This is a time for participants to pose questions about writing. I haven't asked any questions yet. I need to read all the comments before asking a question that someone else might have asked already. The link above will take you to the thread with both questions and answers. Be forewarned: It has 196 posts at this moment!

My Muse Awakens!

Since I was inspired on Wednesday, I wrote a chapter for my planned YA Novel Super Senior. The chapter is tentatively titled "Death Wish," and as with all I'm writing this summer, it's a work in progress.

And that's not all!

Wednesday was very productive for me. I also began working on the other main character in my planned book. Her name is Patina, and you can get to know a little about her by reading "Patina Sneaks Out."  If you read the other items I posted, you'll begin to see the relationship between Tai and Patina.


Thursday: Quick Write from author Pam Bachorz

Pam posed a twist on a prompt I've seen often. First, she asked participants to write about a place they consider home. Then she told us to write "three changes that would make this place utterly altered for you."

WOW! I had an epiphany. I had just finished reading Matched by Allie Condie, so the idea of changes in one's home was fresh in my mind. Now I'm asking myself this: What changes in home happens in the lives of my main characters? I'm still working on my response to Pam's prompt.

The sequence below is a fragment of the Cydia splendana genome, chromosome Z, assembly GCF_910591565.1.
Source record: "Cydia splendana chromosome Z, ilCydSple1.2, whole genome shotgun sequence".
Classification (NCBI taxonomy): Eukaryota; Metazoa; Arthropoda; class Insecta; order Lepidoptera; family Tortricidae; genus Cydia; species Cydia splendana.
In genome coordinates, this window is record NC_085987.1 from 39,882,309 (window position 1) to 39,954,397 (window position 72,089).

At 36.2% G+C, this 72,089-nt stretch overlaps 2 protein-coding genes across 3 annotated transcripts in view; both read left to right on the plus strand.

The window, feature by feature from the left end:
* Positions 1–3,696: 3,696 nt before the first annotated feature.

Friday: Friday Writing Happy Hour and Friday Feedback with Gae Polisner

I'm like a kid in a candy store come Friday Feedback. Today I posted my first version of "Patina Sneaks Out"and received fabulous critiques from Gae, Jen, and Lena Roy (Madeline L'Engle's granddaughter!). Lena is also the author of Edges and is working on a new book, India Flips.

The version of "Patina Sneaks Out" above is the result of those critiques.

As though getting mentored by these wonderful authors weren't enough, Mike Jung, author of the forthcoming Geeks, Girls, and Secret Identities (October 1, 2012) blogged about "worldbuilding." Mike's essay is very accessible to high school students, and I'm looking forward to sharing it.

A world of words and new writing frontiers awaits. Time to boldly go...








13 comments: